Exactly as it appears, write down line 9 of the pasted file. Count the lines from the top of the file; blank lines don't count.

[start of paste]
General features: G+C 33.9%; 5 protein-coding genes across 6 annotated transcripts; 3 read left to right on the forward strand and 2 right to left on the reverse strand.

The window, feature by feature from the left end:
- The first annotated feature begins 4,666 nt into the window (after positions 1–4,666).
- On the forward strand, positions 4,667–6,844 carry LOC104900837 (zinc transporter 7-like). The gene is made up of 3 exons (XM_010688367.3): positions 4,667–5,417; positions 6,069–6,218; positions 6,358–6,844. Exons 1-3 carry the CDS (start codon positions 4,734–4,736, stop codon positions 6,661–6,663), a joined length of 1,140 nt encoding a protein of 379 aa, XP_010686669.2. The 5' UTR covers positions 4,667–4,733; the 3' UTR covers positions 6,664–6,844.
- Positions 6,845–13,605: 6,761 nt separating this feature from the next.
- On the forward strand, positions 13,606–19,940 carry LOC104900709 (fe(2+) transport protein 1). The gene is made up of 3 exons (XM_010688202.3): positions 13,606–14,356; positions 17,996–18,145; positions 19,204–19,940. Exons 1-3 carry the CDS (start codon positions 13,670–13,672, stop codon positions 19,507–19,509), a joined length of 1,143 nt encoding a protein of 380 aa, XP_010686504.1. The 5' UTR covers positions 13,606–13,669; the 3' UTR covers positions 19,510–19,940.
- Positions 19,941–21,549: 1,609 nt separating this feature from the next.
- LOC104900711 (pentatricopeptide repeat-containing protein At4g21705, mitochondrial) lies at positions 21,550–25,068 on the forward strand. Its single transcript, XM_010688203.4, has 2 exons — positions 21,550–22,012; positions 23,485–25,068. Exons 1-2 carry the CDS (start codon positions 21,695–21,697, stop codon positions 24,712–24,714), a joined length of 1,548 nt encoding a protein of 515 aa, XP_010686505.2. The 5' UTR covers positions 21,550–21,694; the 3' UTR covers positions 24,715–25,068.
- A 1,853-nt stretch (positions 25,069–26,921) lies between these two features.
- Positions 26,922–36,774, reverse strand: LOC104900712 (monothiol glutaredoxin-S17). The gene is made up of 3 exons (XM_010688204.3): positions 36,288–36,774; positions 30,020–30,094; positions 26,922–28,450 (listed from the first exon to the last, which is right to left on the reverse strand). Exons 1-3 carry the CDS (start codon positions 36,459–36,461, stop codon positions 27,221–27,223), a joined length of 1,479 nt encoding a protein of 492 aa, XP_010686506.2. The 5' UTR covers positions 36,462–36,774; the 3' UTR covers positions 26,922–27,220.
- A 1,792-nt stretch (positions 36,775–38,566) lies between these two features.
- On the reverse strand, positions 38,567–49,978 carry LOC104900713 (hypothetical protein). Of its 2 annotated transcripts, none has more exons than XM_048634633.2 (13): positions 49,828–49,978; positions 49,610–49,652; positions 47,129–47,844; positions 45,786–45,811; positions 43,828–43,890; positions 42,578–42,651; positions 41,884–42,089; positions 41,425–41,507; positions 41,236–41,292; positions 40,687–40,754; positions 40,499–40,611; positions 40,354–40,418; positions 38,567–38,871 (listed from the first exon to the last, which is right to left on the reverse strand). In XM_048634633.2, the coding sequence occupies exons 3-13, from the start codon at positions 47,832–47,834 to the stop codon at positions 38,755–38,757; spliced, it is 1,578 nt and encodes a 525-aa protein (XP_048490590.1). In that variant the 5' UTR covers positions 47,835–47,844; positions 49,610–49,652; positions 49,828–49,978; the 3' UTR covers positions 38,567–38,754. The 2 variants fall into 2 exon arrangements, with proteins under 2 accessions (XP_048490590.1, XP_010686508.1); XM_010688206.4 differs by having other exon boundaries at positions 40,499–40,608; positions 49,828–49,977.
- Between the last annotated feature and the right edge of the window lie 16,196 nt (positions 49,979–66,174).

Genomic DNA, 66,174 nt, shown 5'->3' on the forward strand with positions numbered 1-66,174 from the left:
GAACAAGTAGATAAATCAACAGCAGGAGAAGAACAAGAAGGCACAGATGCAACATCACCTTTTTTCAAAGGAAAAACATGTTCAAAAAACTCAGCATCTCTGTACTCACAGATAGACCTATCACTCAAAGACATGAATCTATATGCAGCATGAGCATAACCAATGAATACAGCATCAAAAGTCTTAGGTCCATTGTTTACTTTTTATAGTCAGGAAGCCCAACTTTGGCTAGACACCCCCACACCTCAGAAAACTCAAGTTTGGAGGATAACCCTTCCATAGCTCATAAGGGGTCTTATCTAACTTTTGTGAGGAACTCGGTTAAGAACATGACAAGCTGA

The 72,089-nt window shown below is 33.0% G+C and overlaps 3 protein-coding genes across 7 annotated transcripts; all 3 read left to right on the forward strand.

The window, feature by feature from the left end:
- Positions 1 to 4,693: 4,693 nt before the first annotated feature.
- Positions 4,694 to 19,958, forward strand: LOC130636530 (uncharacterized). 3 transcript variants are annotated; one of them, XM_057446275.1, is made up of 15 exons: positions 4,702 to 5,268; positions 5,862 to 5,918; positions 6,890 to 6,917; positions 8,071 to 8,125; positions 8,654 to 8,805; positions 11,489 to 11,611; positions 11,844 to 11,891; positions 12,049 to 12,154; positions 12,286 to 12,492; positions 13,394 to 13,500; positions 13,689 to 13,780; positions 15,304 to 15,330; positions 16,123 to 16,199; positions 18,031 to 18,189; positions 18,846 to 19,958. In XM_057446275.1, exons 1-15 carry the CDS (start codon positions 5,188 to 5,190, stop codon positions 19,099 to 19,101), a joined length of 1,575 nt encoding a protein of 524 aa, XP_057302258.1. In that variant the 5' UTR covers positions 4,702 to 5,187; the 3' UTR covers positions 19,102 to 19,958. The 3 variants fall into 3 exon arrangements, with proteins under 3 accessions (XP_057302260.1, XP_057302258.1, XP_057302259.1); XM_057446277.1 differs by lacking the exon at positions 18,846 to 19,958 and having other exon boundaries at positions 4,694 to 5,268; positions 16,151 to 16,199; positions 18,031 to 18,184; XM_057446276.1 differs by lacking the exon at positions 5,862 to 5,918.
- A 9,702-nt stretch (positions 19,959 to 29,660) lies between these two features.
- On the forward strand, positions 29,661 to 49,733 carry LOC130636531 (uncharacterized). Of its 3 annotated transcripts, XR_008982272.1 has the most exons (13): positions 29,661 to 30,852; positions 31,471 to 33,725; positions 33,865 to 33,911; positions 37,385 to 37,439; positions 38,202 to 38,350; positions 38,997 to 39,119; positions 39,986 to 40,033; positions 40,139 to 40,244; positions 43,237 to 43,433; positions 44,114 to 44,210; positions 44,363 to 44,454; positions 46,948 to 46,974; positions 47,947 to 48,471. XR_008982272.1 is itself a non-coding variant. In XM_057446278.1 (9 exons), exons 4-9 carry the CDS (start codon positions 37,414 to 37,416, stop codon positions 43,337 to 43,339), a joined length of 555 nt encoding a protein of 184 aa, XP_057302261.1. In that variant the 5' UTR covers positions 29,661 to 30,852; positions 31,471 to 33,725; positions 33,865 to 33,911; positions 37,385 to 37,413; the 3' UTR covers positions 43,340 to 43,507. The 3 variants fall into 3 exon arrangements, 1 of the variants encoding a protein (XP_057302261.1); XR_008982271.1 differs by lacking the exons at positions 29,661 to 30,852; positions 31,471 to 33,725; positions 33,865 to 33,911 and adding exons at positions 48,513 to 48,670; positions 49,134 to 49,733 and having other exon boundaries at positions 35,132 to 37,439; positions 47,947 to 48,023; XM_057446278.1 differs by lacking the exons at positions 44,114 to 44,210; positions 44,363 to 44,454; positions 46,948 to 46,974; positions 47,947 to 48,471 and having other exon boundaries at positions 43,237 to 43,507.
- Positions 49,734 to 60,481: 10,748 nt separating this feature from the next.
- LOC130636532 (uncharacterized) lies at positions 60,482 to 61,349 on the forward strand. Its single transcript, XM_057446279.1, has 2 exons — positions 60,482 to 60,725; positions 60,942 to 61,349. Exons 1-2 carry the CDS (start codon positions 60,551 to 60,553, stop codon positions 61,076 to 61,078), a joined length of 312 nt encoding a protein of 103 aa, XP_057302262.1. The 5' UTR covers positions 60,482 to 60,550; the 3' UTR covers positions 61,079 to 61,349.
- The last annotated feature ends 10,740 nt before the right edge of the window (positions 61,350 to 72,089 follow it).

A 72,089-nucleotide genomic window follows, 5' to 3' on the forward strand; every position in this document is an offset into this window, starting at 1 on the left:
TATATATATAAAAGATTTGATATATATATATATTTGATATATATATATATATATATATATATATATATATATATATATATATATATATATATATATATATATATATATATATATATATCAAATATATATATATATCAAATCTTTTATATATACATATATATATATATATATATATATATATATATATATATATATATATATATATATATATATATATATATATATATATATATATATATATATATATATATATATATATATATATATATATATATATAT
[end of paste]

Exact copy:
- A 1,853-nt stretch (positions 25,069–26,921) lies between these two features.